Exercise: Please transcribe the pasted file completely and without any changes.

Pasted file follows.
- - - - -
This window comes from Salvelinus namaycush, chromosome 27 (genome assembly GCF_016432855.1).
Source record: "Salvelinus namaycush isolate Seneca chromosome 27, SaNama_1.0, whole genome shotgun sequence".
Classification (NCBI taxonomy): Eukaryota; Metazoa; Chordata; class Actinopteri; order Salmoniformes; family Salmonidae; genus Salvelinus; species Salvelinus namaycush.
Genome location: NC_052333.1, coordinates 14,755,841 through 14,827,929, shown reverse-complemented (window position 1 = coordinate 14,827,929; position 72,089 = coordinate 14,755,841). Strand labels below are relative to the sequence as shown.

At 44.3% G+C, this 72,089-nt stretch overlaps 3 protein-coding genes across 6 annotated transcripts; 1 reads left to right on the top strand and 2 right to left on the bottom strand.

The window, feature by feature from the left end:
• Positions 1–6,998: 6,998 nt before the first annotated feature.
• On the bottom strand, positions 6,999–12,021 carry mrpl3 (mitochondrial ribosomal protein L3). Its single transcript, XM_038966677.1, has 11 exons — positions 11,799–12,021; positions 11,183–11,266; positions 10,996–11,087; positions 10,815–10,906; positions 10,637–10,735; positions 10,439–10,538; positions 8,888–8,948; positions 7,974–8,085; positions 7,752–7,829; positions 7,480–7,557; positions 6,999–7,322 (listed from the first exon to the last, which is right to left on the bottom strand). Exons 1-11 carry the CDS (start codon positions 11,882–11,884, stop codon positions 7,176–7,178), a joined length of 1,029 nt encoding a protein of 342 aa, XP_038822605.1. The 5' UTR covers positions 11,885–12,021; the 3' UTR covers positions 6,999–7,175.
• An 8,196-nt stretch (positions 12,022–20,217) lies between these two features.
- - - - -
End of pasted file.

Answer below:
This window comes from Salvelinus namaycush, chromosome 27 (genome assembly GCF_016432855.1).
Source record: "Salvelinus namaycush isolate Seneca chromosome 27, SaNama_1.0, whole genome shotgun sequence".
Classification (NCBI taxonomy): Eukaryota; Metazoa; Chordata; class Actinopteri; order Salmoniformes; family Salmonidae; genus Salvelinus; species Salvelinus namaycush.
Genome location: NC_052333.1, coordinates 14,755,841 through 14,827,929, shown reverse-complemented (window position 1 = coordinate 14,827,929; position 72,089 = coordinate 14,755,841). Strand labels below are relative to the sequence as shown.

At 44.3% G+C, this 72,089-nt stretch overlaps 3 protein-coding genes across 6 annotated transcripts; 1 reads left to right on the top strand and 2 right to left on the bottom strand.

The window, feature by feature from the left end:
• Positions 1–6,998: 6,998 nt before the first annotated feature.
• On the bottom strand, positions 6,999–12,021 carry mrpl3 (mitochondrial ribosomal protein L3). Its single transcript, XM_038966677.1, has 11 exons — positions 11,799–12,021; positions 11,183–11,266; positions 10,996–11,087; positions 10,815–10,906; positions 10,637–10,735; positions 10,439–10,538; positions 8,888–8,948; positions 7,974–8,085; positions 7,752–7,829; positions 7,480–7,557; positions 6,999–7,322 (listed from the first exon to the last, which is right to left on the bottom strand). Exons 1-11 carry the CDS (start codon positions 11,882–11,884, stop codon positions 7,176–7,178), a joined length of 1,029 nt encoding a protein of 342 aa, XP_038822605.1. The 5' UTR covers positions 11,885–12,021; the 3' UTR covers positions 6,999–7,175.
• An 8,196-nt stretch (positions 12,022–20,217) lies between these two features.